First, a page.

1. If you’re giving away swag, make it memorable. People love free stuff so it’s not surprising to see conference attendees making their way through exhibition hall booths, grabbing up anything free left out on company tables. Unfortunately, this usually results in a bag filled with branded pens, jump drives, and notebooks that might get used but  won’t necessarily make a person go out and purchase your product (especially if the product you’re selling isn’t a pen, jump drive, or notebook…). Instead, try handing out a piece of swag that will spark memories about your company. At a fitness event, it makes more sense to hand out high-quality branded water bottles or subtly-branded yoga mats than pens and jump drives. Yes, it’s a more expensive swag, but it’s likely to be more effective since the consumer will most likely use it during an activity that relates back to your product or service.
  2. Provide an experience that is relevant to your product/service. While reading recaps of BlogHer 2011, I noticed quite a few fitness professionals offered free classes or demos that allowed attendees to fully experience what they are trying to sell. Many bloggers reviewed the classes on their websites, providing additional promotion for the companies after the conference ended. I also like the idea of food brands hosting live-cooking events at their exhibition booths, which can provide a great opportunity to connect with the conference community in a memorable, relevant way. I believe this is more effective than say, hiring male models dressed as construction workers to stand in your booth.
  3. Be strategic when planning panels. Some companies sponsor panels or have employees speak at conferences.  When executed well, this can provide great brand exposure.  Unfortunately, if poorly planned, this can also have a negative effect on corporate reputation. Though it might seem like common sense, it is imperative to put significant time into planning the panel, I’m always amazed at how many panels often seem thrown together at the last minute. To ensure attendees leave your session with a positive impression, make sure the panelist is  engaging with the audience, being open and honest about the presented topic (and not merely pushing the product!), has clearly thought about answers to tough questions, and is staying on message as much as possible (without sounding like a corporate robot).

What other recommendations do you have for brands planning to attend or sponsor a conference? If you are attending a conference, what would you like to see brands do to better engage with you?

Not Just Another Chain: Lululemon’s Community-Centric Model Aids Revenue Growth

Living in Washington, D.C., I often play tour guide to out of town guests. When I ask them what restaurants they want to try or places they want to go, they always come back with similar answers:

“Oh, anywhere is fine… AS LONG AS IT’S NOT A CHAIN!”

In recent years, I’ve noticed more people bemoaning the idea of big corporate chains, turning instead to local small businesses. I find this particularly true in the fitness world – most of my friends who are runners swear by their neighborhood running specialty stores while shunning bigger retailers.

One global chain that hasn’t fallen victim to this trend is Lululemon Athletica.

The company is headquartered in Vancouver and has 142 locations across Canada and the United States. In 2010, when the recession hit North America particularly hard, Lululemon experienced significant growth in net revenue – +57% according to an earnings press release.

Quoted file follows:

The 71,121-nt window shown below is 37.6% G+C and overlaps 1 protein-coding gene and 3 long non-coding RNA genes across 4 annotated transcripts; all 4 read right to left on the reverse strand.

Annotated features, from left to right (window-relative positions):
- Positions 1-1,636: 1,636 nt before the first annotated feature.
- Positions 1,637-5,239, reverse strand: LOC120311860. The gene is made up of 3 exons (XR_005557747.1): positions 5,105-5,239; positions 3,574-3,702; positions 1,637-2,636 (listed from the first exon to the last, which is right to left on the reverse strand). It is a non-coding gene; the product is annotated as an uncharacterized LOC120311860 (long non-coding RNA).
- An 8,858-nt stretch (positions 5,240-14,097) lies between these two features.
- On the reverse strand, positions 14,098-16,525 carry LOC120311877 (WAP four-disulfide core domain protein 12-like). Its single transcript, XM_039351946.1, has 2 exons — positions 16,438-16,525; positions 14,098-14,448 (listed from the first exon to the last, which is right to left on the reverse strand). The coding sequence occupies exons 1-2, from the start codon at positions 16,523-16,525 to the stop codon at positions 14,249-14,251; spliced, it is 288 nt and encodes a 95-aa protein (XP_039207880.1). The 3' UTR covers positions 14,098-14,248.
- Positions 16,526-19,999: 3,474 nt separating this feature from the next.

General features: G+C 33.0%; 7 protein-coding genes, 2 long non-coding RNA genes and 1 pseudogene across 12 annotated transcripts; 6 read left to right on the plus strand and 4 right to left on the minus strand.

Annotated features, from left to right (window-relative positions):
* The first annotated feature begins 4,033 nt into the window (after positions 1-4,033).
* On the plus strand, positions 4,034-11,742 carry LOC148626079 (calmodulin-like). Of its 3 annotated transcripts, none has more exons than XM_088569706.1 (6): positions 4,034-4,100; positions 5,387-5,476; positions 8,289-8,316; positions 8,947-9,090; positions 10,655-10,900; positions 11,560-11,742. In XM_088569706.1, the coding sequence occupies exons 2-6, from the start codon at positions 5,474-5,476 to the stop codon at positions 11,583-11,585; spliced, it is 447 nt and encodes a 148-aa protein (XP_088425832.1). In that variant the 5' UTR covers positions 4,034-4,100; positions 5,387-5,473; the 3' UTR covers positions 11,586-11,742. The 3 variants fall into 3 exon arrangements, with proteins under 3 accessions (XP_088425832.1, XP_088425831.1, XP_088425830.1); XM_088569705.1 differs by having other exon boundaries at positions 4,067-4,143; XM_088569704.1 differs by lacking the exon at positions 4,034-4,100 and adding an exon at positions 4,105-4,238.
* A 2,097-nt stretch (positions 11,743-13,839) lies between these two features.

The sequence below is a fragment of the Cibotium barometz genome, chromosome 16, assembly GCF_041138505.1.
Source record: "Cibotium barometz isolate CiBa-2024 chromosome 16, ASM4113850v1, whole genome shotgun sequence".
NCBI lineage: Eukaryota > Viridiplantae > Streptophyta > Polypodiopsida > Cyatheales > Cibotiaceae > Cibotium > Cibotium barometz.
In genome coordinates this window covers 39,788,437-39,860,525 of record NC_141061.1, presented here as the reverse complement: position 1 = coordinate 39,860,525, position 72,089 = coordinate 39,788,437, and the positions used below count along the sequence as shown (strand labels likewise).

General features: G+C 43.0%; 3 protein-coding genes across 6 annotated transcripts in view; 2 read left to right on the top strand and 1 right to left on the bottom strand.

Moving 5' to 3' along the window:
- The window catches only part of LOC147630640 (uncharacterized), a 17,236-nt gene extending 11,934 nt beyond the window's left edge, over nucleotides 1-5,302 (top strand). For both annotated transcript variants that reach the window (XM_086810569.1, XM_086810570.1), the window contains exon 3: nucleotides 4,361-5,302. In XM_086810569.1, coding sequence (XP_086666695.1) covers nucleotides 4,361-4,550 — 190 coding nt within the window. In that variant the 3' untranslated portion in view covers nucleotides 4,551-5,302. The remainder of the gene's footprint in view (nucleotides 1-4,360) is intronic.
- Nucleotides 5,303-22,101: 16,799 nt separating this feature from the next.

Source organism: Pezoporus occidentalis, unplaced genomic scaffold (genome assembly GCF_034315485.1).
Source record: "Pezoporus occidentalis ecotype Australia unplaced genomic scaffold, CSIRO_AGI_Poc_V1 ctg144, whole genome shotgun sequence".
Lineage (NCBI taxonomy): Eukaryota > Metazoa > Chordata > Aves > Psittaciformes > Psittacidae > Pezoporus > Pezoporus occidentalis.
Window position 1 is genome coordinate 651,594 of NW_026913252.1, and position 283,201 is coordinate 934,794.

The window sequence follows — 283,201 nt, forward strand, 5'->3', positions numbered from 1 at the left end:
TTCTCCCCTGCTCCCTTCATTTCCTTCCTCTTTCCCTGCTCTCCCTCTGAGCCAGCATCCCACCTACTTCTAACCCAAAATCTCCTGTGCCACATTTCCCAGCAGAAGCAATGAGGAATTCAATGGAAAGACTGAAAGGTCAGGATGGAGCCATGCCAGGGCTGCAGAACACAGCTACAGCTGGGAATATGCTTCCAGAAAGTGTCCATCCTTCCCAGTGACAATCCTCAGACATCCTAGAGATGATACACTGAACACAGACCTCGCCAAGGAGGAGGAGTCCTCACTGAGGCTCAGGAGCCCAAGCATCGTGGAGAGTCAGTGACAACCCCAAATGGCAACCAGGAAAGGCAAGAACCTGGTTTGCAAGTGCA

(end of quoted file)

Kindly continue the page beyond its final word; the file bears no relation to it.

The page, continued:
How did a store that sells a high-end, expensive product to a niche demographic fair so well in an economic downturn?

I believe it comes down to the community-centric model that makes Lululemon stores feel less like those of a faceless, international brand and more like the little shop around the corner where employees remember customers’ names and clothing preferences.

It begins with the company’s employees.  Sales representatives at Lululemon tend to exemplify the famous company manifesto.  They are athletes – runners, yogis, Pilates instructors, personal trainers – who are trained in goal-setting.  Most locations prominently display their staff’s short and long-term goals in the store, reassuring customers that they are buying athletic wear from people who actually “get it.”  Every Lululemon location is featured in the “community” section of the company website, inviting users to join email lists specific to their selected area, allowing stores to engage with nearby customers.


Beyond the point-of-sale, Lululemon is known for its ambassador program. Each store selects local talent, usually yogis or runners, to be ambassadors to the community.  This group receives Lululemon gear at a discounted price that they model around town, but they are also encouraged to organize community activities such as “fun runs” and free yoga classes.

I can testify to the success of the in-store activities. When I started training for my first half-marathon, I knew I needed to find a running group to stay motivated. I learned that the Lululemon in my neighborhood hosts a weekly run club so I signed up without ever having visited a store.

After my first run club – which begins and finishes at the store – I stood around chatting with Lulu employees, ambassadors and other runners.  Of course, I was surrounded by athletic gear emblazoned with the company’s logo.

Somehow, I managed to walk out of the store that night without buying anything (probably because I was too embarrassed to try on anything while covered in sweat…)

A couple days later, I popped back in and tried on a few pairs of running shorts… and ended up buying some.

And, now, I am one of the countless athletes who swear by Lululemon’s running shorts (I’ve already purchased two more pair).  Without the Lululemon run club, I might not be a customer at all, let alone a loyal one who often sings the store’s praises to anyone who will listen.

So, while people might prefer using local businesses for some products and services, Lululemon demonstrates how global brands can still benefit from tying themselves to the communities they serve.

What large chains do you think do a good job of supporting local communities? Do you think this has an effect on revenue?